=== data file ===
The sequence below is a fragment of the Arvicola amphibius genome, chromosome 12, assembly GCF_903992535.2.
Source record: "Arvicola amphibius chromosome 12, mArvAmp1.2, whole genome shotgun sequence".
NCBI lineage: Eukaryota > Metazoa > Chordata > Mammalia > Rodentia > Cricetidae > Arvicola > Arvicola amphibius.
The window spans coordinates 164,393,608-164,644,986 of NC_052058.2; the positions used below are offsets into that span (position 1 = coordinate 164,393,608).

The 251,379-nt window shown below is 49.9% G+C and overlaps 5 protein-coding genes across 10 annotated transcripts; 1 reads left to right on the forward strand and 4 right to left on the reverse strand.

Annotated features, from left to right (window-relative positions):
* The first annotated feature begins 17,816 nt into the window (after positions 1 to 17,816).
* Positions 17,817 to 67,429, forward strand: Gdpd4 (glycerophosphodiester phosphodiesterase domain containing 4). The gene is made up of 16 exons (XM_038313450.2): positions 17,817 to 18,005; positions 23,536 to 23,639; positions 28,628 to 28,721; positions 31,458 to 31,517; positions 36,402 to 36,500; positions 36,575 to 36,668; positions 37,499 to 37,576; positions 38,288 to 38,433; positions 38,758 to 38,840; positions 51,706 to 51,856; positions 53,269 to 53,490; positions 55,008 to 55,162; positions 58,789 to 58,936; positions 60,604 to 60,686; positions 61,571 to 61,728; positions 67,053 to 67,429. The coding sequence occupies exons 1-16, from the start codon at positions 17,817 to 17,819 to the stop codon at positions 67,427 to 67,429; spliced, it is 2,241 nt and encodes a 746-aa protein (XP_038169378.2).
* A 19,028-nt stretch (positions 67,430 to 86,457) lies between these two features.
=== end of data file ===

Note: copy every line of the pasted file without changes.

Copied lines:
The sequence below is a fragment of the Arvicola amphibius genome, chromosome 12, assembly GCF_903992535.2.
Source record: "Arvicola amphibius chromosome 12, mArvAmp1.2, whole genome shotgun sequence".
NCBI lineage: Eukaryota > Metazoa > Chordata > Mammalia > Rodentia > Cricetidae > Arvicola > Arvicola amphibius.
The window spans coordinates 164,393,608-164,644,986 of NC_052058.2; the positions used below are offsets into that span (position 1 = coordinate 164,393,608).

The 251,379-nt window shown below is 49.9% G+C and overlaps 5 protein-coding genes across 10 annotated transcripts; 1 reads left to right on the forward strand and 4 right to left on the reverse strand.

Annotated features, from left to right (window-relative positions):
* The first annotated feature begins 17,816 nt into the window (after positions 1 to 17,816).
* Positions 17,817 to 67,429, forward strand: Gdpd4 (glycerophosphodiester phosphodiesterase domain containing 4). The gene is made up of 16 exons (XM_038313450.2): positions 17,817 to 18,005; positions 23,536 to 23,639; positions 28,628 to 28,721; positions 31,458 to 31,517; positions 36,402 to 36,500; positions 36,575 to 36,668; positions 37,499 to 37,576; positions 38,288 to 38,433; positions 38,758 to 38,840; positions 51,706 to 51,856; positions 53,269 to 53,490; positions 55,008 to 55,162; positions 58,789 to 58,936; positions 60,604 to 60,686; positions 61,571 to 61,728; positions 67,053 to 67,429. The coding sequence occupies exons 1-16, from the start codon at positions 17,817 to 17,819 to the stop codon at positions 67,427 to 67,429; spliced, it is 2,241 nt and encodes a 746-aa protein (XP_038169378.2).
* A 19,028-nt stretch (positions 67,430 to 86,457) lies between these two features.